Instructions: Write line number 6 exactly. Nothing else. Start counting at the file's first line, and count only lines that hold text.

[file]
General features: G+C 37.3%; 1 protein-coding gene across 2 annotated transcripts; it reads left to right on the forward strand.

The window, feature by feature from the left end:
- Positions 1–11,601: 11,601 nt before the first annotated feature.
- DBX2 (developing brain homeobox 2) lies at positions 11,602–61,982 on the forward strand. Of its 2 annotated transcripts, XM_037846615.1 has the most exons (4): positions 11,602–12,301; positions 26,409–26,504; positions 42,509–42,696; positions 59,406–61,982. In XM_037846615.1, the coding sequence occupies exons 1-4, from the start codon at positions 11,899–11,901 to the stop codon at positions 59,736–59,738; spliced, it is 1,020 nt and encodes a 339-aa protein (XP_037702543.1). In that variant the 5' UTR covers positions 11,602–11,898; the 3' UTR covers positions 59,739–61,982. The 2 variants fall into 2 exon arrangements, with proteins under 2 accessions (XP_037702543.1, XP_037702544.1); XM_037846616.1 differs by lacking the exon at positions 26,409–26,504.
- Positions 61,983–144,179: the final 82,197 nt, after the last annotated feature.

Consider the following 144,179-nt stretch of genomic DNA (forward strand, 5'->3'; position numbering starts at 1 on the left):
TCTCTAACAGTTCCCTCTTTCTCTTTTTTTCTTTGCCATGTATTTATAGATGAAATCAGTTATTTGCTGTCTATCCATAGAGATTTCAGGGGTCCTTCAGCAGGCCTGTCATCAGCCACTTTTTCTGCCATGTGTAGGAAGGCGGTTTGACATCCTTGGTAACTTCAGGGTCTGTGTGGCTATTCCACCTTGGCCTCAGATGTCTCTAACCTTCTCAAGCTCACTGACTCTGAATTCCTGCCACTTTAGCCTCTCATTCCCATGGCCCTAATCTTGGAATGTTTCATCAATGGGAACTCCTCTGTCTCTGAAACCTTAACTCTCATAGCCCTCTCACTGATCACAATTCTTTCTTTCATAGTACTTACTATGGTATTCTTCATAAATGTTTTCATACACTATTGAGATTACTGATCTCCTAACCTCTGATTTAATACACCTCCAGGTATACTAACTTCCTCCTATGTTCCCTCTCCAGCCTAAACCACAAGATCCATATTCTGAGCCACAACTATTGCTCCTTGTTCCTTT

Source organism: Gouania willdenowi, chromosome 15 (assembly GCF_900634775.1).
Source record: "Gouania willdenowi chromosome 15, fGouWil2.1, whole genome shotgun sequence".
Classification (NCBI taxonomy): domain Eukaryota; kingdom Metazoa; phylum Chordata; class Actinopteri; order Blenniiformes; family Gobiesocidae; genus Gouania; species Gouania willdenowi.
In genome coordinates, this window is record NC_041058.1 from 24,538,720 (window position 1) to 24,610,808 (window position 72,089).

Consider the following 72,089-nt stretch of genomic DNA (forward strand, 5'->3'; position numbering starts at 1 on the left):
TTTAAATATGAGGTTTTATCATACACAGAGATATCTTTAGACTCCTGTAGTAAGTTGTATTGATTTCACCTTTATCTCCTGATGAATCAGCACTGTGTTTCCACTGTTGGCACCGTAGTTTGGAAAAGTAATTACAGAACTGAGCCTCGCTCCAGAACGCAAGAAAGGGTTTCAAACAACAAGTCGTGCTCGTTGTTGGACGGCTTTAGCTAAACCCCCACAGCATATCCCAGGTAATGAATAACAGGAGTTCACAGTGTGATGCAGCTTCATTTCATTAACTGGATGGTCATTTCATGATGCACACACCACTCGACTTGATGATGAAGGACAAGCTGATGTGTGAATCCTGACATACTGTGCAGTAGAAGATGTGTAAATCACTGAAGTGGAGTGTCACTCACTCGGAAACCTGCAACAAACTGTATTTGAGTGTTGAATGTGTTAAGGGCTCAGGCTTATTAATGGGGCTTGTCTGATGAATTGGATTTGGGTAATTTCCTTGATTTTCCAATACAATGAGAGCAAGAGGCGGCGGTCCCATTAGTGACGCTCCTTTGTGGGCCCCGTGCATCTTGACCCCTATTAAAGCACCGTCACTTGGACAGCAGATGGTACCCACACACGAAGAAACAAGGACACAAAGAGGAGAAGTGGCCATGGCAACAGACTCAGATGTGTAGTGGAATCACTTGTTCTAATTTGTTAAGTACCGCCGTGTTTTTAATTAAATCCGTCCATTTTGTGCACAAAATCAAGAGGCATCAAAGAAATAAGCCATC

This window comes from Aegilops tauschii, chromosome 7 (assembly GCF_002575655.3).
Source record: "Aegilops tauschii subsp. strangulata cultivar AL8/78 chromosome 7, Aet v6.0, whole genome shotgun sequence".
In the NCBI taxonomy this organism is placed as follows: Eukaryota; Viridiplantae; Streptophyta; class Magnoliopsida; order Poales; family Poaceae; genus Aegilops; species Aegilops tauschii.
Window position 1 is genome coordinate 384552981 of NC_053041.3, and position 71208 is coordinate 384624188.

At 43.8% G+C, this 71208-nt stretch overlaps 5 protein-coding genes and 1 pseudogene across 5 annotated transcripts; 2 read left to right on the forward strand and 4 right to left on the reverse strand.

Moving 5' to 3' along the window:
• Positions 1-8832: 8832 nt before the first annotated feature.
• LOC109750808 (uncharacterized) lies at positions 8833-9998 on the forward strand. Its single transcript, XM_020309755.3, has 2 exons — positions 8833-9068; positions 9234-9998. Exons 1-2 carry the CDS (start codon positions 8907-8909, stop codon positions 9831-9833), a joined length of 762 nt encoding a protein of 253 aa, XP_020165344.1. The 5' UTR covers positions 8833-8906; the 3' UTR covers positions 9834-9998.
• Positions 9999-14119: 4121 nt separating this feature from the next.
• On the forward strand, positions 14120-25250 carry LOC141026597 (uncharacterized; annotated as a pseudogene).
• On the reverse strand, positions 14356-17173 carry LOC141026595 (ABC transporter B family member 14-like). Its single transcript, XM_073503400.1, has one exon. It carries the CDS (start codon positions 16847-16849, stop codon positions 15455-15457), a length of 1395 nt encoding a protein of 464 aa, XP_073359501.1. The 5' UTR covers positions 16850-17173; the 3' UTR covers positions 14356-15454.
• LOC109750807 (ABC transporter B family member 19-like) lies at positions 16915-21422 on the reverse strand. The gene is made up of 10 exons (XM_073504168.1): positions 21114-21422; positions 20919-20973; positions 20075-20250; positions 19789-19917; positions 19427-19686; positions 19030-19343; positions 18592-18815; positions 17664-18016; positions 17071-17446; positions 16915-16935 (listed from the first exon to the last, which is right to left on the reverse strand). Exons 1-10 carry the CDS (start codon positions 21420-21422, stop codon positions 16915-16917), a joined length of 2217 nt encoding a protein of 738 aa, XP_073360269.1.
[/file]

Consider the following 144,179-nt stretch of genomic DNA (forward strand, 5'->3'; position numbering starts at 1 on the left):